Seismic and electromagnetic disturbances are coupled in saturated porous materials through electrokinetic coupling. Two types of seismoelectric signals are generated when a seismic wave propagates through a homogeneous multi-layer porous medium. The first type of the seismoelectric response is generated by a stationary charge separation, in a reference frame moving with the wavefront. This stationary charge separation is analogous to a constant electric dipole and does not radiate electromagnetic waves. The second type of the seismoelectric response is generated when the spherically spreading wavefront impinges on an interface having contrast in mechanical or electrical properties in which a time-varying charge separation is induced. This time-dependent charge separation radiates electromagnetic (EM) energy, which would be detected almost simultaneously across the surface receivers.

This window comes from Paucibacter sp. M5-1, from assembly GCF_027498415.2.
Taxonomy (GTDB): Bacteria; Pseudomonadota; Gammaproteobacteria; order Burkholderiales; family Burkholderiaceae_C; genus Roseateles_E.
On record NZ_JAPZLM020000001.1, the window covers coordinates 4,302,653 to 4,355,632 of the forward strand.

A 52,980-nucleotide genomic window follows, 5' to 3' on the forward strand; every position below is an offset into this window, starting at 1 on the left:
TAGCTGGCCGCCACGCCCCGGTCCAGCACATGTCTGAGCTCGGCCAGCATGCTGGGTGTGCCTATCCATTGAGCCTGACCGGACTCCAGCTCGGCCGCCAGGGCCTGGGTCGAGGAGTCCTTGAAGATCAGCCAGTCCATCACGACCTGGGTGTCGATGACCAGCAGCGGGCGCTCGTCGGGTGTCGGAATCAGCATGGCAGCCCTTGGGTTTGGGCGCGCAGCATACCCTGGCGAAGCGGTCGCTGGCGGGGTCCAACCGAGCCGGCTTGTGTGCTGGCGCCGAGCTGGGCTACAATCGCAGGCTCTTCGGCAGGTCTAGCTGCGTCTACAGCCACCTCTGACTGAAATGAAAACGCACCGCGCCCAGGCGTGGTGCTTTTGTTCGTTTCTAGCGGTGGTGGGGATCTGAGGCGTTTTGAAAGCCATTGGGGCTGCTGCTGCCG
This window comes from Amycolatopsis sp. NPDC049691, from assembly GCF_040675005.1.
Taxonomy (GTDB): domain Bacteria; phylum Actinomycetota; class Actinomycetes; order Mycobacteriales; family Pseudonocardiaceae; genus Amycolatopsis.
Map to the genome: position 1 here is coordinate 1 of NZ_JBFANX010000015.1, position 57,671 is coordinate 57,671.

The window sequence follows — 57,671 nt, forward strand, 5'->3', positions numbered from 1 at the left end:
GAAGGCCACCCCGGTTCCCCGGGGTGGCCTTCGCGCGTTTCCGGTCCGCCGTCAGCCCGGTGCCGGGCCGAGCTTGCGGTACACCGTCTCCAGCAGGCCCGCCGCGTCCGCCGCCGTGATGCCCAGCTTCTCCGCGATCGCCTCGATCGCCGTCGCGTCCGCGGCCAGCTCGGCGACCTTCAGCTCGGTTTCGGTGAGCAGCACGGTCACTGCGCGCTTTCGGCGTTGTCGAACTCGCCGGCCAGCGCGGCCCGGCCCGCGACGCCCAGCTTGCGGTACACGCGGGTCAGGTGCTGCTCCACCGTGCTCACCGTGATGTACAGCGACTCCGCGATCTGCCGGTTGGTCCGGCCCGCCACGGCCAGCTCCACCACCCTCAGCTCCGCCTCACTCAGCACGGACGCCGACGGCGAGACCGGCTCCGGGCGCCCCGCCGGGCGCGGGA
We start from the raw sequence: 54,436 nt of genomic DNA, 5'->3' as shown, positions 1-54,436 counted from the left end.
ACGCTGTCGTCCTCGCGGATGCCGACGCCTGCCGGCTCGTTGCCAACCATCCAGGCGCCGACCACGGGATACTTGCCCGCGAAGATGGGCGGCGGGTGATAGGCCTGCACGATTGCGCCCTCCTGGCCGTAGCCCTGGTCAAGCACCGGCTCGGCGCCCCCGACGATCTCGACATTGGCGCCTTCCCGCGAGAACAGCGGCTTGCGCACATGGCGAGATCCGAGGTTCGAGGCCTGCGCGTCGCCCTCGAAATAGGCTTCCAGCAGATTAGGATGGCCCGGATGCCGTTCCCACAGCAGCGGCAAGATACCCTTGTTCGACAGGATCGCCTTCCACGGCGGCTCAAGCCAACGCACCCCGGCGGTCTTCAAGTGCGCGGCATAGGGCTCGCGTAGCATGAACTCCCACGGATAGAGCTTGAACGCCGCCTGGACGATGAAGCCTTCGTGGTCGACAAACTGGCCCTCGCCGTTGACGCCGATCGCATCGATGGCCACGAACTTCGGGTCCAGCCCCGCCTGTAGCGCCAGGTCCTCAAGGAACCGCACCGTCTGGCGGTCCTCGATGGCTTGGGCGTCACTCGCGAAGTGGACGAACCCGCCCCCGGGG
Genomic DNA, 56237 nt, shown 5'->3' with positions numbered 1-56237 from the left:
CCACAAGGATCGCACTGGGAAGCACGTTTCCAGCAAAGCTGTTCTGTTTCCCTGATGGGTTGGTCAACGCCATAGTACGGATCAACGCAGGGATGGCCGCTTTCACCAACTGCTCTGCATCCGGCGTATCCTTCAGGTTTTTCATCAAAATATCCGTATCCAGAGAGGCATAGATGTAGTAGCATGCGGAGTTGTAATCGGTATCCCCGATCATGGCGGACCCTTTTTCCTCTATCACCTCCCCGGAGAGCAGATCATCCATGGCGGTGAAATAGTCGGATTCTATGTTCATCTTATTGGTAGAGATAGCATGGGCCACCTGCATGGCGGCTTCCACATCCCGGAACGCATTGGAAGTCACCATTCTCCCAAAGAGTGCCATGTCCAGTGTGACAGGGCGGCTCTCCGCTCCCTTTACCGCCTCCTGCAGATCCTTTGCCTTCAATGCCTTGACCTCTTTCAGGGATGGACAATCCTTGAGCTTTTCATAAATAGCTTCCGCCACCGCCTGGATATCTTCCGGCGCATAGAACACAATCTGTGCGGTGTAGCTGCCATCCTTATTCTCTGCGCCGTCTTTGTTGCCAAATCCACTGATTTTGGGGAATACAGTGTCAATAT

To enhance the weak signal of the observed seismoelectric signals, processing procedure includes suppressing of the powerline large amplitude harmonic interferences as well as the seismoelectric response type separation. Powerline harmonic interference can be estimated and removed from the data using block or sinusoid subtraction techniques. Discriminating between the first and second type of the seismoelectric EM responses can be done using F-K filtering, because of the distinct near simultaneous arrival characteristic of the interface EM response. Another possible separation technique is a self-deconvolved prediction error filter. This technique is similar to the algorithms that are used for multiple attenuation in reflection seismic data.
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